Structural basis for an unprecedented enzymatic alkylation in cylindrocyclophane biosynthesis

  1. Nathaniel R Braffman
  2. Terry B Ruskoski
  3. Katherine M Davis
  4. Nathaniel R Glasser
  5. Cassidy Johnson
  6. C Denise Okafor
  7. Amie K Boal  Is a corresponding author
  8. Emily P Balskus  Is a corresponding author
  1. Department of Chemistry and Chemical Biology, Harvard University, United States
  2. Department of Biochemistry and Molecular Biology, The Pennsylvania State University, United States
  3. Department of Chemistry, The Pennsylvania State University, United States
  4. Howard Hughes Medical Institute, Harvard University, United States

Decision letter

  1. Jungsan Sohn
    Reviewing Editor; Johns Hopkins University School of Medicine, United States
  2. Philip A Cole
    Senior Editor; Harvard Medical School, United States
  3. Aimin Liu
    Reviewer

Our editorial process produces two outputs: (i) public reviews designed to be posted alongside the preprint for the benefit of readers; (ii) feedback on the manuscript for the authors, including requests for revisions, shown below. We also include an acceptance summary that explains what the editors found interesting or important about the work.

Decision letter after peer review:

Thank you for submitting your article "Structural Basis for an Unprecedented Enzymatic Alkylation in Cylindrocyclophane Biosynthesis" for consideration by eLife. Your article has been reviewed by 2 peer reviewers, and the evaluation has been overseen by a Reviewing Editor and Senior Editor. The following individual involved in review of your submission has agreed to reveal their identity: Aimin Liuof UTSA (Reviewer #2).

The reviewers have discussed their reviews with one another, and the Reviewing Editor has drafted this to help you prepare a revised submission. In general, we were highly enthusiastic about this study and believe the CylK structural and mechanistic insights reported here represent important advances.

Essential revisions:

We agreed that the gain of function mutations/ expanding substrates are not necessary for the current manuscript.

Please address the following issues by Reviewer 2

In abstract:

Unlike Asp440, Glu374 has much less experimental support for its role as a resorcinol nucleophile activating residue. It is not included in the structure-guided mutant screen (Figure 3C), and E374A shows appropriative activity towards the native substrate (Figure 4D). Bioinformatics studies also show that it is not a highly conserved amino acid. It plays a role in facilitating substrate binding, but it is non-essential. Thus, it might be premature to include Glu374 in the abstract and proposed mechanism (Figure 5C).

In Page 3 (bottom): Missing reference for the "initial biochemical studies…"

In the caption of Figure 2, (C) and (D) should be switched. Panel D has cavity 1 and cavity 2 labels. But these labels are not used in the main text, especially in pp. 8 – 9.

In page 8, line 4, "In prokaryotes and plants, …": since plants belong to eukaryotes, it needs to be clarified.

Figure 4C is redundant with Figure S7A. This is a biochemically reasonable assumption that depicts the discussion on page 20 (but not called to either of it). The flip-over requires energy and significant active site conformational changes to break all the existing protein-substrate interactions and turn the half-processed substrates around. I would suggest removing Figure 4C. Also, Figure S7A should be called upon in the discussion (page 20).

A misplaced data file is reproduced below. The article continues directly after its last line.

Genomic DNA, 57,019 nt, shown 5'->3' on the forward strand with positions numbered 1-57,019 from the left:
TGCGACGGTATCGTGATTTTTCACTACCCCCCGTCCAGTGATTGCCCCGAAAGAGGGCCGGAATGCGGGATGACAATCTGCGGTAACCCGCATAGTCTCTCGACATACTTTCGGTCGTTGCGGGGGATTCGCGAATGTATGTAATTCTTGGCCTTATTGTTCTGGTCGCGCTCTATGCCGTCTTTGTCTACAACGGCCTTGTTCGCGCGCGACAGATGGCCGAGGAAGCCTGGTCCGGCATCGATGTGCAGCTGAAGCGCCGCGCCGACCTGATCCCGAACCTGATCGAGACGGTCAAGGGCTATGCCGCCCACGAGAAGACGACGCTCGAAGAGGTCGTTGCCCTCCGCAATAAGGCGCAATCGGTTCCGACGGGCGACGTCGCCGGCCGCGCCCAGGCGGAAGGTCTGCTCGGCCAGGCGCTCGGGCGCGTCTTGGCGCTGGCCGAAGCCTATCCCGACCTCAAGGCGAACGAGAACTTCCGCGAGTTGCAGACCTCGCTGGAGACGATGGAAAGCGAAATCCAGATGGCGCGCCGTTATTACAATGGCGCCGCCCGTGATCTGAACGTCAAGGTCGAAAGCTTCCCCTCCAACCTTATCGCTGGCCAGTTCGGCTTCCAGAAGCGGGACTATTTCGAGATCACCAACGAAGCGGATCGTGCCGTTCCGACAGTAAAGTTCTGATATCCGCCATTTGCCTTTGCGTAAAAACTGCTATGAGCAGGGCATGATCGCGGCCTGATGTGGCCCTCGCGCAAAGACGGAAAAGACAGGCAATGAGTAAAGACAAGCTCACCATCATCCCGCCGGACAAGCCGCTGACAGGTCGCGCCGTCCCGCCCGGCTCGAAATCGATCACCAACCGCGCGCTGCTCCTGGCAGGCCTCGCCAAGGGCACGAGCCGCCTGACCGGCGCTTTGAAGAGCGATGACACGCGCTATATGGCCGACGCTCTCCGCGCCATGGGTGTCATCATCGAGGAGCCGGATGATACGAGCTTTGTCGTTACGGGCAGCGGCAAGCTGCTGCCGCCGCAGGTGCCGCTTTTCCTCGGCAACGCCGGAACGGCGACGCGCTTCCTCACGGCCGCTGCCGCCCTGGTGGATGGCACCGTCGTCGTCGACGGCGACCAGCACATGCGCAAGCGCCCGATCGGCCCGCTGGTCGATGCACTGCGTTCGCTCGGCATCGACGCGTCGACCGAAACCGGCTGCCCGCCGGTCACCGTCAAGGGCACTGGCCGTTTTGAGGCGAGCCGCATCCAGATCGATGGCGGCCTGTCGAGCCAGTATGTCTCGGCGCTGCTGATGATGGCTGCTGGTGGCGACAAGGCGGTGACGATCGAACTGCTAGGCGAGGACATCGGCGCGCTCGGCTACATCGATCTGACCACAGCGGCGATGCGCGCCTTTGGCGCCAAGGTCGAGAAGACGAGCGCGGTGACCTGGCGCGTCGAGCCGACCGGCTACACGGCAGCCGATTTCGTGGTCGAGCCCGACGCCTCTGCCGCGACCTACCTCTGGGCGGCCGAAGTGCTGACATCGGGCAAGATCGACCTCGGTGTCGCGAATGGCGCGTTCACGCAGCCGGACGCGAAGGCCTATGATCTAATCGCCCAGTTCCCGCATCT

In Table S1, the overall CC1/2 value for Native is missing.

In both Table S1 and S4, low-resolution values are missing.

In both Table S1 and S4, 'B-factors' should be 'B-factors (Å2)'.

In both Table S1 and S4, Ramachandran allowed (%) and outlier (%) should be reported. Listing all the outliers in the footnote would be helpful.

Since both are high-resolution structures, I wonder whether B-factor refinement such as TLS carried out accordingly.

Reviewer #1 (Recommendations for the authors):

Specifically, to get a thorough understanding of its high regioselectivity and stereospecificity, it is better to expand its substrate scope and verify enzyme's regioselectivity and stereospecificity.

Nearly all mutants show decreased catalytic activity, it is better to find the key residues to increase its reactivity.

Reviewer #2 (Recommendations for the authors):

The use of Br- is a brilliant idea in this work. However, it may be strengthened if inorganic anions, including Br-, are shown to be competitive inhibitors. It may suffice if this has already been done (such as certain buffers are inhibitive).

Unlike Asp440, Glu374 has much less experimental support for its role as a resorcinol nucleophile activating residue. It is not included in the structure-guided mutant screen (Figure 3C), and E374A shows appropriative activity towards the native substrate (Figure 4D). Bioinformatics studies also show that it is not a highly conserved amino acid. It plays a role in facilitating substrate binding, but it is non-essential. Thus, it might be premature to include Glu374 in the abstract and proposed mechanism (Figure 5C).

In Page 3 (bottom): Missing reference for the "initial biochemical studies…"

In the caption of Figure 2, (C) and (D) should be switched. Panel D has cavity 1 and cavity 2 labels. But these labels are not used in the main text, especially in pp. 8 – 9.

In page 8, line 4, "In prokaryotes and plants, …": since plants belong to eukaryotes, it needs to be clarified.

Figure 4C is redundant with Figure S7A. This is a biochemically reasonable assumption that depicts the discussion on page 20 (but not called to either of it). The flip-over requires energy and significant active site conformational changes to break all the existing protein-substrate interactions and turn the half-processed substrates around. I would suggest removing Figure 4C. Also, Figure S7A should be called upon in the discussion (page 20).

In Table S1, the overall CC1/2 value for Native is missing.

In both Table S1 and S4, low-resolution values are missing.

In both Table S1 and S4, 'B-factors' should be 'B-factors (Å2)'.

In both Table S1 and S4, Ramachandran allowed (%) and outlier (%) should be reported. Listing all the outliers in the footnote would be helpful.

Since both are high-resolution structures, I wonder whether B-factor refinement such as TLS carried out accordingly.

https://doi.org/10.7554/eLife.75761.sa1

Author response

Essential revisions:

We agreed that the gain of function mutations/ expanding substrates are not necessary for the current manuscript.

Please address the following issues by Reviewer 2